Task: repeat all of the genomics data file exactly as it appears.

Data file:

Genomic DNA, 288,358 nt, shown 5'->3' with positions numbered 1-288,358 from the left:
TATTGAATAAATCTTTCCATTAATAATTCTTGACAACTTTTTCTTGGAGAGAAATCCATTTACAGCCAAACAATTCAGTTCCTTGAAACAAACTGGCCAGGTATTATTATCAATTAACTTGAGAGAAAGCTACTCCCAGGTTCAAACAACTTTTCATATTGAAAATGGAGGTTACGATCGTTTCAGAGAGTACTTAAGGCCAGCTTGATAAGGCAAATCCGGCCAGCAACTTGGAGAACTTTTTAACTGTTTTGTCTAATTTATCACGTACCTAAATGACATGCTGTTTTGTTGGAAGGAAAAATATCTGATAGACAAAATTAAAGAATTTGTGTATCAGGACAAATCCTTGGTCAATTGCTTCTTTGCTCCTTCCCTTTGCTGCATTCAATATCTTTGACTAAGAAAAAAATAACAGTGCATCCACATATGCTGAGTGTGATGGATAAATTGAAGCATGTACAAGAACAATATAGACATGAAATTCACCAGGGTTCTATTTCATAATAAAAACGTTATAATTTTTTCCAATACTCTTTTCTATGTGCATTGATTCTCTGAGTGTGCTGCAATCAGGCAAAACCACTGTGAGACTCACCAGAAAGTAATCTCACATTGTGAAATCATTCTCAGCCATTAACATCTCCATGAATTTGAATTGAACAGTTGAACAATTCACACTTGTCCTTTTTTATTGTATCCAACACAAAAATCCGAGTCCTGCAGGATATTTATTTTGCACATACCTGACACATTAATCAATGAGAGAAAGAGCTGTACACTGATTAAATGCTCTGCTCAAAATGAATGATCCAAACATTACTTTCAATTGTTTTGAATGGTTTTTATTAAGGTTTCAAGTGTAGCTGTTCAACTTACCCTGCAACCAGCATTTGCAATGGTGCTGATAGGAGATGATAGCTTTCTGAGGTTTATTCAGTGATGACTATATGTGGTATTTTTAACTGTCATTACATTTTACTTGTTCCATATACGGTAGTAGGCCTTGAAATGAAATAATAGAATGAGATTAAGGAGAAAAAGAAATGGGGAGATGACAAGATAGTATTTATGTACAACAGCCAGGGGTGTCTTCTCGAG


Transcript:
Genomic DNA, 288,358 nt, shown 5'->3' with positions numbered 1-288,358 from the left:
TATTGAATAAATCTTTCCATTAATAATTCTTGACAACTTTTTCTTGGAGAGAAATCCATTTACAGCCAAACAATTCAGTTCCTTGAAACAAACTGGCCAGGTATTATTATCAATTAACTTGAGAGAAAGCTACTCCCAGGTTCAAACAACTTTTCATATTGAAAATGGAGGTTACGATCGTTTCAGAGAGTACTTAAGGCCAGCTTGATAAGGCAAATCCGGCCAGCAACTTGGAGAACTTTTTAACTGTTTTGTCTAATTTATCACGTACCTAAATGACATGCTGTTTTGTTGGAAGGAAAAATATCTGATAGACAAAATTAAAGAATTTGTGTATCAGGACAAATCCTTGGTCAATTGCTTCTTTGCTCCTTCCCTTTGCTGCATTCAATATCTTTGACTAAGAAAAAAATAACAGTGCATCCACATATGCTGAGTGTGATGGATAAATTGAAGCATGTACAAGAACAATATAGACATGAAATTCACCAGGGTTCTATTTCATAATAAAAACGTTATAATTTTTTCCAATACTCTTTTCTATGTGCATTGATTCTCTGAGTGTGCTGCAATCAGGCAAAACCACTGTGAGACTCACCAGAAAGTAATCTCACATTGTGAAATCATTCTCAGCCATTAACATCTCCATGAATTTGAATTGAACAGTTGAACAATTCACACTTGTCCTTTTTTATTGTATCCAACACAAAAATCCGAGTCCTGCAGGATATTTATTTTGCACATACCTGACACATTAATCAATGAGAGAAAGAGCTGTACACTGATTAAATGCTCTGCTCAAAATGAATGATCCAAACATTACTTTCAATTGTTTTGAATGGTTTTTATTAAGGTTTCAAGTGTAGCTGTTCAACTTACCCTGCAACCAGCATTTGCAATGGTGCTGATAGGAGATGATAGCTTTCTGAGGTTTATTCAGTGATGACTATATGTGGTATTTTTAACTGTCATTACATTTTACTTGTTCCATATACGGTAGTAGGCCTTGAAATGAAATAATAGAATGAGATTAAGGAGAAAAAGAAATGGGGAGATGACAAGATAGTATTTATGTACAACAGCCAGGGGTGTCTTCTCGAG